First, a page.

Here’s another concern. Suppose your ob-gyn does a consultation in an observation setting. Your ob-gyn will have to use an outpatient office code, but the new guidelines do not include observation codes (99217-99220) as requiring modifier AI identifying the admitting physician. Again, will this cause a concurrent care issue? If so, you better be prepared to fight for your claim.

On top of that, will your private payers even accept modifier AI if they are the secondary payer? This remains to be seen.

3. What About Hospital Inpatient Levels?

Instead of consultation codes, CMS directs you to use initial hospital care codes (99221-99223), but you have a problem. Consultation codes have five levels whereas initial hospital care codes have only three.

Requirements: Part of the rationale behind deleting consultation codes is that physicians were not meeting the level of service requirements. “When two of the three initial hospital care codes require nothing less than a comprehensive history and comprehensive exam, I’m not sure how the deletion of the consultation codes will correct these kinds of errors,” Rasmussen says.

Did you know the lowest initial hospital care code (99221) requires a detailed history and detailed exam? Most physicians “don’t get there,” Rasmussen says. In order to reach a detailed history, your physician must document an expanded HPI, review of 2-9 systems, and pertinent past, social or family history. While this level of history is not difficult to document, the physician must document a detailed exam. In support of that level of exam, you must have an evidence of an extended exam of the affected system plus 2-7 related organ systems or body areas if using the 1995 guidelines.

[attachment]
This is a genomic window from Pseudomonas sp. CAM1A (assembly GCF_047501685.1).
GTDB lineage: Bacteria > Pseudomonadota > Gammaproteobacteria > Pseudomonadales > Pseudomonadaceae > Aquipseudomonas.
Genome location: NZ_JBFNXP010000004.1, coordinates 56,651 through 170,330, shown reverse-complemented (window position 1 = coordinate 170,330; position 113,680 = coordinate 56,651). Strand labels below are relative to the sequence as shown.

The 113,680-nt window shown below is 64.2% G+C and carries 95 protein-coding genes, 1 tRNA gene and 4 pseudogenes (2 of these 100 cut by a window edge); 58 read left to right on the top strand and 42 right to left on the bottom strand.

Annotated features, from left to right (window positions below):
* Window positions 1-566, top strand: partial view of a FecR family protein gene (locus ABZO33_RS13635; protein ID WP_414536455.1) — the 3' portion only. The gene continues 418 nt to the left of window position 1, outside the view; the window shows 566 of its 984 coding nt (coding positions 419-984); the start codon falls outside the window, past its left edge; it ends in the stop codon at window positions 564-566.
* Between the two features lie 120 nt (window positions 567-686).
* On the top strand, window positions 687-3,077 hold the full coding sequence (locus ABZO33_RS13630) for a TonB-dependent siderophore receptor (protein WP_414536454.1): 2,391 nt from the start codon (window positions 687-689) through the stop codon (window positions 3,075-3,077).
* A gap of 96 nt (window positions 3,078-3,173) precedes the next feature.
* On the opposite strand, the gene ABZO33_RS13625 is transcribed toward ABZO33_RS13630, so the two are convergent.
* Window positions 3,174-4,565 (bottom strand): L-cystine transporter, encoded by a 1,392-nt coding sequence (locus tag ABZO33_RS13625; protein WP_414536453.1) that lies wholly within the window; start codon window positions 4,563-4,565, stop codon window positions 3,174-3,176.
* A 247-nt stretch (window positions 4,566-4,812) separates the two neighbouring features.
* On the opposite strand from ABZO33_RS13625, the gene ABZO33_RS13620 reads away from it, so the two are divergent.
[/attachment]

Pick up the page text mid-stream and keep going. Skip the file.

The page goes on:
If you’re using the 1997 guidelines, your physician must document 2 bulleted elements from 6 systems or at least 12 bulleted elements from the GU single system exam. Many physicians don’t do this level of examination at the time of the inpatient consultation. because it may not be medically indicated.

When you don’t get to even this level (and you would’ve qualified for a level one or two initial hospital care code, if it existed), your only option is to report 99499 (Unlisted evaluation and management service). “The problem with this is that this claim will automatically go into review,” Rasmussen says. “This year’s CPT Symposium Board had no solution but realized they needed to address this.”

Be Pro-Active and Take Action to Find Answers

Even though Jan. 1 will have come and gone by publication date, you need to know the solutions to these issues. “Watch carrier bulletins,” recommends Rasmussen. Find someone who can clarify, in writing, how they want these services reported. “Harass them for answers!”

Note: Check back with the Ob-gyn Coding Alert for more minefields in the transition from consultation to E/M codes.

To obtain a CD of this year’s Ob-Gyn Coding & Reimbursement conference, go here or call 1-866-251-3060.

 

To view the video, click the link below

Ask 3 Questions to Head Off 2010 Consult Problems